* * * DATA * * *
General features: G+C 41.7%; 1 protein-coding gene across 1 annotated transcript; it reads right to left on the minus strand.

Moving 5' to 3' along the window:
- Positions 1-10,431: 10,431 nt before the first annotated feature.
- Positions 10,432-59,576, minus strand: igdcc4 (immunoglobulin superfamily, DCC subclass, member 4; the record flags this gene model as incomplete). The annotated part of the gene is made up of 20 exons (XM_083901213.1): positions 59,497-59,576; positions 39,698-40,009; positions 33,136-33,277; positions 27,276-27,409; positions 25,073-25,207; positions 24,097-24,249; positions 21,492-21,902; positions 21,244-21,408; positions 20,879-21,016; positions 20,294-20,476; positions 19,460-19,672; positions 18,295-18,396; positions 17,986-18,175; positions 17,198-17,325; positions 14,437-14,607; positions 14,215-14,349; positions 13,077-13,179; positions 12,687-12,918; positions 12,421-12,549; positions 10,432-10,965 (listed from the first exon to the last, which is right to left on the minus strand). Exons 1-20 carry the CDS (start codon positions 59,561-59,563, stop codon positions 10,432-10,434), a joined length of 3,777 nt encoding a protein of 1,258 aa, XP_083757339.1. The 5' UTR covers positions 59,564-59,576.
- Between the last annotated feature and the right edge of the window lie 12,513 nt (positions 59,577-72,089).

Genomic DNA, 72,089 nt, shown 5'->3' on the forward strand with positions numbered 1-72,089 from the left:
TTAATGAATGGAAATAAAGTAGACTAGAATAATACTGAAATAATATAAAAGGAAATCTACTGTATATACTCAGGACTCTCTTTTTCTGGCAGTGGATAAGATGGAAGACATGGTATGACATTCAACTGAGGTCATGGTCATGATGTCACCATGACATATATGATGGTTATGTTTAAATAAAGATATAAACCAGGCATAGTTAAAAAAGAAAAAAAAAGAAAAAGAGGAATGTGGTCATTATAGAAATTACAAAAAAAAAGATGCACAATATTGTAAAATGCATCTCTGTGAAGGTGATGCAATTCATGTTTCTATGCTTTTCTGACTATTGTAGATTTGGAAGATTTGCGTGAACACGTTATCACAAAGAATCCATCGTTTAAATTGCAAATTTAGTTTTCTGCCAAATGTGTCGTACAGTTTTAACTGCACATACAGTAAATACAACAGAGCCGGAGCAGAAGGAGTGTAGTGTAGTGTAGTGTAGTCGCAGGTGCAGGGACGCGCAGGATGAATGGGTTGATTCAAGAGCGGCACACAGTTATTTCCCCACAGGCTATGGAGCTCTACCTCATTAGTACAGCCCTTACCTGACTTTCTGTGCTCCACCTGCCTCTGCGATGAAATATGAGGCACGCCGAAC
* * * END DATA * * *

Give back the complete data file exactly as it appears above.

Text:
General features: G+C 41.7%; 1 protein-coding gene across 1 annotated transcript; it reads right to left on the minus strand.

Moving 5' to 3' along the window:
- Positions 1-10,431: 10,431 nt before the first annotated feature.
- Positions 10,432-59,576, minus strand: igdcc4 (immunoglobulin superfamily, DCC subclass, member 4; the record flags this gene model as incomplete). The annotated part of the gene is made up of 20 exons (XM_083901213.1): positions 59,497-59,576; positions 39,698-40,009; positions 33,136-33,277; positions 27,276-27,409; positions 25,073-25,207; positions 24,097-24,249; positions 21,492-21,902; positions 21,244-21,408; positions 20,879-21,016; positions 20,294-20,476; positions 19,460-19,672; positions 18,295-18,396; positions 17,986-18,175; positions 17,198-17,325; positions 14,437-14,607; positions 14,215-14,349; positions 13,077-13,179; positions 12,687-12,918; positions 12,421-12,549; positions 10,432-10,965 (listed from the first exon to the last, which is right to left on the minus strand). Exons 1-20 carry the CDS (start codon positions 59,561-59,563, stop codon positions 10,432-10,434), a joined length of 3,777 nt encoding a protein of 1,258 aa, XP_083757339.1. The 5' UTR covers positions 59,564-59,576.
- Between the last annotated feature and the right edge of the window lie 12,513 nt (positions 59,577-72,089).

Genomic DNA, 72,089 nt, shown 5'->3' on the forward strand with positions numbered 1-72,089 from the left:
TTAATGAATGGAAATAAAGTAGACTAGAATAATACTGAAATAATATAAAAGGAAATCTACTGTATATACTCAGGACTCTCTTTTTCTGGCAGTGGATAAGATGGAAGACATGGTATGACATTCAACTGAGGTCATGGTCATGATGTCACCATGACATATATGATGGTTATGTTTAAATAAAGATATAAACCAGGCATAGTTAAAAAAGAAAAAAAAAGAAAAAGAGGAATGTGGTCATTATAGAAATTACAAAAAAAAAGATGCACAATATTGTAAAATGCATCTCTGTGAAGGTGATGCAATTCATGTTTCTATGCTTTTCTGACTATTGTAGATTTGGAAGATTTGCGTGAACACGTTATCACAAAGAATCCATCGTTTAAATTGCAAATTTAGTTTTCTGCCAAATGTGTCGTACAGTTTTAACTGCACATACAGTAAATACAACAGAGCCGGAGCAGAAGGAGTGTAGTGTAGTGTAGTGTAGTCGCAGGTGCAGGGACGCGCAGGATGAATGGGTTGATTCAAGAGCGGCACACAGTTATTTCCCCACAGGCTATGGAGCTCTACCTCATTAGTACAGCCCTTACCTGACTTTCTGTGCTCCACCTGCCTCTGCGATGAAATATGAGGCACGCCGAAC